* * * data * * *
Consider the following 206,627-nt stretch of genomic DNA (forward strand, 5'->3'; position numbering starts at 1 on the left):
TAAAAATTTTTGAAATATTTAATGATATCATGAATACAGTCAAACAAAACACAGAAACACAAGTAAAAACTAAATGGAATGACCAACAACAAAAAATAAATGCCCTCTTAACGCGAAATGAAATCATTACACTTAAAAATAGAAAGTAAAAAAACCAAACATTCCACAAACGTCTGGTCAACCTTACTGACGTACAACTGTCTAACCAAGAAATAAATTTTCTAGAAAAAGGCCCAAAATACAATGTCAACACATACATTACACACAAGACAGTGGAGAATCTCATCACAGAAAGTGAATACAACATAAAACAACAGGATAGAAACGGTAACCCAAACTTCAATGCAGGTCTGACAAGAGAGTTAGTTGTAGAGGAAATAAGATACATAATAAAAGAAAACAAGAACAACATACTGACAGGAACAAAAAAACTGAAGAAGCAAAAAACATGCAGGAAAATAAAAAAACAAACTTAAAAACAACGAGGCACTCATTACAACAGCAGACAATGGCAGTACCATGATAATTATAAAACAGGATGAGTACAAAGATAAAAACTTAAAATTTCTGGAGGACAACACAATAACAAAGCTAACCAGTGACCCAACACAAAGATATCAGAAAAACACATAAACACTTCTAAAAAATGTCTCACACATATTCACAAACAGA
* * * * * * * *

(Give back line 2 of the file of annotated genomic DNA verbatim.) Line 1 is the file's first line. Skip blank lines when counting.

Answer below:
TAAAAATTTTTGAAATATTTAATGATATCATGAATACAGTCAAACAAAACACAGAAACACAAGTAAAAACTAAATGGAATGACCAACAACAAAAAATAAATGCCCTCTTAACGCGAAATGAAATCATTACACTTAAAAATAGAAAGTAAAAAAACCAAACATTCCACAAACGTCTGGTCAACCTTACTGACGTACAACTGTCTAACCAAGAAATAAATTTTCTAGAAAAAGGCCCAAAATACAATGTCAACACATACATTACACACAAGACAGTGGAGAATCTCATCACAGAAAGTGAATACAACATAAAACAACAGGATAGAAACGGTAACCCAAACTTCAATGCAGGTCTGACAAGAGAGTTAGTTGTAGAGGAAATAAGATACATAATAAAAGAAAACAAGAACAACATACTGACAGGAACAAAAAAACTGAAGAAGCAAAAAACATGCAGGAAAATAAAAAAACAAACTTAAAAACAACGAGGCACTCATTACAACAGCAGACAATGGCAGTACCATGATAATTATAAAACAGGATGAGTACAAAGATAAAAACTTAAAATTTCTGGAGGACAACACAATAACAAAGCTAACCAGTGACCCAACACAAAGATATCAGAAAAACACATAAACACTTCTAAAAAATGTCTCACACATATTCACAAACAGA